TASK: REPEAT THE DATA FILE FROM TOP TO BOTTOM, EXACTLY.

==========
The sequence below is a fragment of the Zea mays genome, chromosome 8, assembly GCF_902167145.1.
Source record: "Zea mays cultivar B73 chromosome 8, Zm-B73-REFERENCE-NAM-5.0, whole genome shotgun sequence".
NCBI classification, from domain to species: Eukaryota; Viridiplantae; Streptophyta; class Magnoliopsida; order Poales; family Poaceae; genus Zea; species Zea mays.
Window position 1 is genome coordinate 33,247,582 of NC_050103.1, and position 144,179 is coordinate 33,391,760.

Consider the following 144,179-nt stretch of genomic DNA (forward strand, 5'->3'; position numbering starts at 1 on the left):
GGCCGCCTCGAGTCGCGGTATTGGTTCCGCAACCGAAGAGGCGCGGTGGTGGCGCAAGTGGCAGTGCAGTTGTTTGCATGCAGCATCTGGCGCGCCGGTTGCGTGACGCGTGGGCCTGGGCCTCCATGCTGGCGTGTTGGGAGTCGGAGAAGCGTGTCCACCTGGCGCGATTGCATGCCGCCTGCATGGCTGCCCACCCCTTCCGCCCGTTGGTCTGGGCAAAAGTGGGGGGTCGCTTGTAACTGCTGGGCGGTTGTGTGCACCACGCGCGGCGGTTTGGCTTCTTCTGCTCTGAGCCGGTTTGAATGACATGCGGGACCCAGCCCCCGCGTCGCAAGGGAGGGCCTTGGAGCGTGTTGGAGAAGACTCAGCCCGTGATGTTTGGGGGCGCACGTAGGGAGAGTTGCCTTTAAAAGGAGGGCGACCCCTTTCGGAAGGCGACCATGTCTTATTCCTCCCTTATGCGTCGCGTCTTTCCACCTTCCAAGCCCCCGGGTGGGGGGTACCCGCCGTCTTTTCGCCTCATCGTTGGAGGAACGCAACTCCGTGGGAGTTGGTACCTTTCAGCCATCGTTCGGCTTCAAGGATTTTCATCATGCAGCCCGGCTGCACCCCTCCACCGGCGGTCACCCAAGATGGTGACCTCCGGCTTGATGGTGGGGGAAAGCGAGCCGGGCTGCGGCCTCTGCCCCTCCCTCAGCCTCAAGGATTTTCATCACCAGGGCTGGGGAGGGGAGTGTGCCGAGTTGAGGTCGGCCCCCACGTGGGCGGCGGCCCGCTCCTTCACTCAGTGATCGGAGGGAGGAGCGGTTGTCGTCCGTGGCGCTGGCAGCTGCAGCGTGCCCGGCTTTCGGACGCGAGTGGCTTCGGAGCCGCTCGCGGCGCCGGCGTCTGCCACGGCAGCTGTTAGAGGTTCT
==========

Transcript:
The sequence below is a fragment of the Zea mays genome, chromosome 8, assembly GCF_902167145.1.
Source record: "Zea mays cultivar B73 chromosome 8, Zm-B73-REFERENCE-NAM-5.0, whole genome shotgun sequence".
NCBI classification, from domain to species: Eukaryota; Viridiplantae; Streptophyta; class Magnoliopsida; order Poales; family Poaceae; genus Zea; species Zea mays.
Window position 1 is genome coordinate 33,247,582 of NC_050103.1, and position 144,179 is coordinate 33,391,760.

Consider the following 144,179-nt stretch of genomic DNA (forward strand, 5'->3'; position numbering starts at 1 on the left):
GGCCGCCTCGAGTCGCGGTATTGGTTCCGCAACCGAAGAGGCGCGGTGGTGGCGCAAGTGGCAGTGCAGTTGTTTGCATGCAGCATCTGGCGCGCCGGTTGCGTGACGCGTGGGCCTGGGCCTCCATGCTGGCGTGTTGGGAGTCGGAGAAGCGTGTCCACCTGGCGCGATTGCATGCCGCCTGCATGGCTGCCCACCCCTTCCGCCCGTTGGTCTGGGCAAAAGTGGGGGGTCGCTTGTAACTGCTGGGCGGTTGTGTGCACCACGCGCGGCGGTTTGGCTTCTTCTGCTCTGAGCCGGTTTGAATGACATGCGGGACCCAGCCCCCGCGTCGCAAGGGAGGGCCTTGGAGCGTGTTGGAGAAGACTCAGCCCGTGATGTTTGGGGGCGCACGTAGGGAGAGTTGCCTTTAAAAGGAGGGCGACCCCTTTCGGAAGGCGACCATGTCTTATTCCTCCCTTATGCGTCGCGTCTTTCCACCTTCCAAGCCCCCGGGTGGGGGGTACCCGCCGTCTTTTCGCCTCATCGTTGGAGGAACGCAACTCCGTGGGAGTTGGTACCTTTCAGCCATCGTTCGGCTTCAAGGATTTTCATCATGCAGCCCGGCTGCACCCCTCCACCGGCGGTCACCCAAGATGGTGACCTCCGGCTTGATGGTGGGGGAAAGCGAGCCGGGCTGCGGCCTCTGCCCCTCCCTCAGCCTCAAGGATTTTCATCACCAGGGCTGGGGAGGGGAGTGTGCCGAGTTGAGGTCGGCCCCCACGTGGGCGGCGGCCCGCTCCTTCACTCAGTGATCGGAGGGAGGAGCGGTTGTCGTCCGTGGCGCTGGCAGCTGCAGCGTGCCCGGCTTTCGGACGCGAGTGGCTTCGGAGCCGCTCGCGGCGCCGGCGTCTGCCACGGCAGCTGTTAGAGGTTCT